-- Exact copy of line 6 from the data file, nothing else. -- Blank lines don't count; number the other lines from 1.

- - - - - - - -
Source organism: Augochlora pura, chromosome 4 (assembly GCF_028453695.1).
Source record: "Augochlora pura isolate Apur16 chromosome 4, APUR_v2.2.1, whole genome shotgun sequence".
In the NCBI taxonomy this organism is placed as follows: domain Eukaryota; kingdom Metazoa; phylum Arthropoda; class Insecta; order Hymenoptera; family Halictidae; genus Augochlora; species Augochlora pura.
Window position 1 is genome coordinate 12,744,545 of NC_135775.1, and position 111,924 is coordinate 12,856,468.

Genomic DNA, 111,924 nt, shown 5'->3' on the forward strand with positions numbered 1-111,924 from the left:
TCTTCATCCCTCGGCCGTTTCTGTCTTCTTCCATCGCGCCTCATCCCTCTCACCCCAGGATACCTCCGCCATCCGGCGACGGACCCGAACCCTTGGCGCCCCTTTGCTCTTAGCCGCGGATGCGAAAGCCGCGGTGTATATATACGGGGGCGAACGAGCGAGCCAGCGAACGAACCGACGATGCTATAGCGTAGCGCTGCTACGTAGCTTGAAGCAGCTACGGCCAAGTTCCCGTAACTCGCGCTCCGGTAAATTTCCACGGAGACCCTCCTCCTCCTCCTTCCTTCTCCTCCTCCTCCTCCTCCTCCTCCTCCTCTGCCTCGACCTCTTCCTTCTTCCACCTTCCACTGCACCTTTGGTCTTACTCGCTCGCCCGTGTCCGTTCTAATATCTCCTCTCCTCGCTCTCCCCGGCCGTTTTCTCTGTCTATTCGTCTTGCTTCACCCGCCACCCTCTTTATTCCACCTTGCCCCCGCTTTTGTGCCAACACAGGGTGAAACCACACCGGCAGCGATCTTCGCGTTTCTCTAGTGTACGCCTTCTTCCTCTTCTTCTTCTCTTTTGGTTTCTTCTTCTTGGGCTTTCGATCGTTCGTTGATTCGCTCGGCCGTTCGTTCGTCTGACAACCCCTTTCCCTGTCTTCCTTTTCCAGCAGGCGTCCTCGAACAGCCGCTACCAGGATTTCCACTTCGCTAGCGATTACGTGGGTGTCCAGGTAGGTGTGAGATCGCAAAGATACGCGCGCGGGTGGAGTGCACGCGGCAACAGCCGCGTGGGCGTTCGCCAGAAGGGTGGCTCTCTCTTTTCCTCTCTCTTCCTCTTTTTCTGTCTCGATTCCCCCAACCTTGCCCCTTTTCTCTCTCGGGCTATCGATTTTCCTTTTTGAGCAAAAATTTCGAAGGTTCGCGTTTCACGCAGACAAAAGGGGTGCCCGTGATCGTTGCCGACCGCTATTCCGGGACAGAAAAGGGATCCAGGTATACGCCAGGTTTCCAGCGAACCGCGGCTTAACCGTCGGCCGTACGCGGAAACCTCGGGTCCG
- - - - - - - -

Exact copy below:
TCTTCATCCCTCGGCCGTTTCTGTCTTCTTCCATCGCGCCTCATCCCTCTCACCCCAGGATACCTCCGCCATCCGGCGACGGACCCGAACCCTTGGCGCCCCTTTGCTCTTAGCCGCGGATGCGAAAGCCGCGGTGTATATATACGGGGGCGAACGAGCGAGCCAGCGAACGAACCGACGATGCTATAGCGTAGCGCTGCTACGTAGCTTGAAGCAGCTACGGCCAAGTTCCCGTAACTCGCGCTCCGGTAAATTTCCACGGAGACCCTCCTCCTCCTCCTTCCTTCTCCTCCTCCTCCTCCTCCTCCTCCTCCTCTGCCTCGACCTCTTCCTTCTTCCACCTTCCACTGCACCTTTGGTCTTACTCGCTCGCCCGTGTCCGTTCTAATATCTCCTCTCCTCGCTCTCCCCGGCCGTTTTCTCTGTCTATTCGTCTTGCTTCACCCGCCACCCTCTTTATTCCACCTTGCCCCCGCTTTTGTGCCAACACAGGGTGAAACCACACCGGCAGCGATCTTCGCGTTTCTCTAGTGTACGCCTTCTTCCTCTTCTTCTTCTCTTTTGGTTTCTTCTTCTTGGGCTTTCGATCGTTCGTTGATTCGCTCGGCCGTTCGTTCGTCTGACAACCCCTTTCCCTGTCTTCCTTTTCCAGCAGGCGTCCTCGAACAGCCGCTACCAGGATTTCCACTTCGCTAGCGATTACGTGGGTGTCCAGGTAGGTGTGAGATCGCAAAGATACGCGCGCGGGTGGAGTGCACGCGGCAACAGCCGCGTGGGCGTTCGCCAGAAGGGTGGCTCTCTCTTTTCCTCTCTCTTCCTCTTTTTCTGTCTCGATTCCCCCAACCTTGCCCCTTTTCTCTCTCGGGCTATCGATTTTCCTTTTTGAGCAAAAATTTCGAAGGTTCGCGTTTCACGCAGACAAAAGGGGTGCCCGTGATCGTTGCCGACCGCTATTCCGGGACAGAAAAGGGATCCAGGTATACGCCAGGTTTCCAGCGAACCGCGGCTTAACCGTCGGCCGTACGCGGAAACCTCGGGTCCG